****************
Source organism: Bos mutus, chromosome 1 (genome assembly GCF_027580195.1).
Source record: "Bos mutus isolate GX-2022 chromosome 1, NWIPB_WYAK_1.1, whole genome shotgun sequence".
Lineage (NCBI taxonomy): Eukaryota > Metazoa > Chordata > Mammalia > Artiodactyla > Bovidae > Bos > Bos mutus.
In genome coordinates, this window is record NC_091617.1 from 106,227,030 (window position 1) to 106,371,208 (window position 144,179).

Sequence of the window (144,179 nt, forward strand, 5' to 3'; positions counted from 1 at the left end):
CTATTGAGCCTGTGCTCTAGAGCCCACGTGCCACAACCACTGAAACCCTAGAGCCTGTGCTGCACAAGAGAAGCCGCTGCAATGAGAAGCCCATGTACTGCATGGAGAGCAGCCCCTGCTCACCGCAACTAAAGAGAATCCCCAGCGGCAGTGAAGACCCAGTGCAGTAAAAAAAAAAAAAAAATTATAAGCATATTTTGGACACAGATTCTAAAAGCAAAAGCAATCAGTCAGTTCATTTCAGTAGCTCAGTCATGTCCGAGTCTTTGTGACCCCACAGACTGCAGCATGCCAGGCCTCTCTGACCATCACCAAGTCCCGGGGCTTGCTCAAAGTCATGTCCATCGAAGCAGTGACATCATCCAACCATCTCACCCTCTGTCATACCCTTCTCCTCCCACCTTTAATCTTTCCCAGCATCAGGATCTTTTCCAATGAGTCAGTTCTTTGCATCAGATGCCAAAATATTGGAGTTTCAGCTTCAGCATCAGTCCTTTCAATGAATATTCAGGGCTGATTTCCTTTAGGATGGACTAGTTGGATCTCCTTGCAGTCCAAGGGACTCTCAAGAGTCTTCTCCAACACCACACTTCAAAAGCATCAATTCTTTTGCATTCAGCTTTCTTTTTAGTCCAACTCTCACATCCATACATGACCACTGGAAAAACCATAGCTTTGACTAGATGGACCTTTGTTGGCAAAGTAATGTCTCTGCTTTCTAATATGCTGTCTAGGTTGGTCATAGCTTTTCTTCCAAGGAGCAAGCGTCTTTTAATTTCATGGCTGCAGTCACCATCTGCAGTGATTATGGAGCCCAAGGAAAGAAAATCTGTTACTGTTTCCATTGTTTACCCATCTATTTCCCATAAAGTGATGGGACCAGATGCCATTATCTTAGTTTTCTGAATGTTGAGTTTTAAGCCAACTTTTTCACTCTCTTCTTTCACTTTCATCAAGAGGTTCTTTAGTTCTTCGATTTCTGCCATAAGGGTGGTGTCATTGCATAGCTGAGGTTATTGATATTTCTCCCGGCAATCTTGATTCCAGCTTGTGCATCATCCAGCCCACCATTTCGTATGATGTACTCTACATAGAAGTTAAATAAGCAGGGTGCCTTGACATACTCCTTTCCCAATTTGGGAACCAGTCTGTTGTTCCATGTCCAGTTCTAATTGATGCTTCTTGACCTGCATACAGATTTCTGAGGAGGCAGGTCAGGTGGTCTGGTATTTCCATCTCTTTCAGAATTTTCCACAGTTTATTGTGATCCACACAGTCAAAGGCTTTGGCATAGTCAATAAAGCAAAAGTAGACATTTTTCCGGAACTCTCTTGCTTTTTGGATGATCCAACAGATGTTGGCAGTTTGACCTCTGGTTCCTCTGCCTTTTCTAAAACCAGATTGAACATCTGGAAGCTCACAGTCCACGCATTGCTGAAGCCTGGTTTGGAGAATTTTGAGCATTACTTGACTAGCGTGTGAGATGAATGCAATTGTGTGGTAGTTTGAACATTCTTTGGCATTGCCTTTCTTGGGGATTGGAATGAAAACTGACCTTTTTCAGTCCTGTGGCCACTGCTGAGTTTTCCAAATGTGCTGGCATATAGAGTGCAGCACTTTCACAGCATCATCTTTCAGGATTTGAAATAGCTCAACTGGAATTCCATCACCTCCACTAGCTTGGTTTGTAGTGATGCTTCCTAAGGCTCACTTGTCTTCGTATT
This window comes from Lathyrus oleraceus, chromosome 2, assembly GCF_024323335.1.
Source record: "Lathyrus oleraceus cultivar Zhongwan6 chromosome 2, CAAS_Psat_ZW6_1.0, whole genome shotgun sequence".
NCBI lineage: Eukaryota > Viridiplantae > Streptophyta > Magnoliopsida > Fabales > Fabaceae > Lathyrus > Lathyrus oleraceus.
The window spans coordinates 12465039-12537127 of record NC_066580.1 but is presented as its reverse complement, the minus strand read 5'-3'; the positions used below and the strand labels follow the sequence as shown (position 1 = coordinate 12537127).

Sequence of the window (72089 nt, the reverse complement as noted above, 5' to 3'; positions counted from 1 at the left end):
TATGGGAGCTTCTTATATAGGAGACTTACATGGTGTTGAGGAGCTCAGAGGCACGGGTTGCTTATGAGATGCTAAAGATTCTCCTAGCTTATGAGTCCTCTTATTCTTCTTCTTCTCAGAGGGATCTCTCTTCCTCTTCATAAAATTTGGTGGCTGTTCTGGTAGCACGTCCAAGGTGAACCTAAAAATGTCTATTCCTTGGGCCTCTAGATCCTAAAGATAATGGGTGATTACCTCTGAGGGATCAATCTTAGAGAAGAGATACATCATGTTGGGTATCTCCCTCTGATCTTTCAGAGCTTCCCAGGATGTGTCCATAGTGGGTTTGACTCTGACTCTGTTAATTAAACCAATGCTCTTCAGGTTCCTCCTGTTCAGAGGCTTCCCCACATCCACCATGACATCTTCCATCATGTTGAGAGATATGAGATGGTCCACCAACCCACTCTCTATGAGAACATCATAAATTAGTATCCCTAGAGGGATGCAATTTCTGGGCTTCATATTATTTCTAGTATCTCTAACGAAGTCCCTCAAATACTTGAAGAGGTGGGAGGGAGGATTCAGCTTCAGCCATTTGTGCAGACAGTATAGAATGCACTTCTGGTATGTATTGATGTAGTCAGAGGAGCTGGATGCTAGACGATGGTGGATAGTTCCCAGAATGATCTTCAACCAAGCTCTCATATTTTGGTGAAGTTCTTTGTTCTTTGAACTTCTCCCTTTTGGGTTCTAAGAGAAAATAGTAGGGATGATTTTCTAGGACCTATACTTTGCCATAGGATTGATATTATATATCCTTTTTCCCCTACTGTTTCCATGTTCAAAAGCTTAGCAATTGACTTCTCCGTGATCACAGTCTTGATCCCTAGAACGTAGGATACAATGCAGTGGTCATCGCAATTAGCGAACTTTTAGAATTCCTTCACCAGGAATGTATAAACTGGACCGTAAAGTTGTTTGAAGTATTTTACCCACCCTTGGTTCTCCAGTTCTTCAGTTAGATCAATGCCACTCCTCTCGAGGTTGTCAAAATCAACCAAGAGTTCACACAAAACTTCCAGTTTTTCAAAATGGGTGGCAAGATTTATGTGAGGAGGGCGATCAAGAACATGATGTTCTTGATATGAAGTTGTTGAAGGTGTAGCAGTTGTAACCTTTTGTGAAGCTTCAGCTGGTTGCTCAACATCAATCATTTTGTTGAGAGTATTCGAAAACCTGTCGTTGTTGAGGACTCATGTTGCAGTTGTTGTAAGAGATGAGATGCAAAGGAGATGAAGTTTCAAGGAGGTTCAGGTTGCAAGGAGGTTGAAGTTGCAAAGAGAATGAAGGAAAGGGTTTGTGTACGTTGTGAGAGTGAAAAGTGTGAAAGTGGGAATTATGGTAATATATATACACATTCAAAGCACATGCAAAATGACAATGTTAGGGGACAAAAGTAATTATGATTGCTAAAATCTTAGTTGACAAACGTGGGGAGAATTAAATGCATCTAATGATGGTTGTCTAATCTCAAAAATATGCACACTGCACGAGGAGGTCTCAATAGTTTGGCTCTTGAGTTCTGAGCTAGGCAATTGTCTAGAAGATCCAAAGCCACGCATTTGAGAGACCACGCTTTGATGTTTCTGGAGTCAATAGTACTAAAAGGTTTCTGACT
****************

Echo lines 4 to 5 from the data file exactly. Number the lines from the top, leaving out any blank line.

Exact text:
In genome coordinates, this window is record NC_091617.1 from 106,227,030 (window position 1) to 106,371,208 (window position 144,179).

Sequence of the window (144,179 nt, forward strand, 5' to 3'; positions counted from 1 at the left end):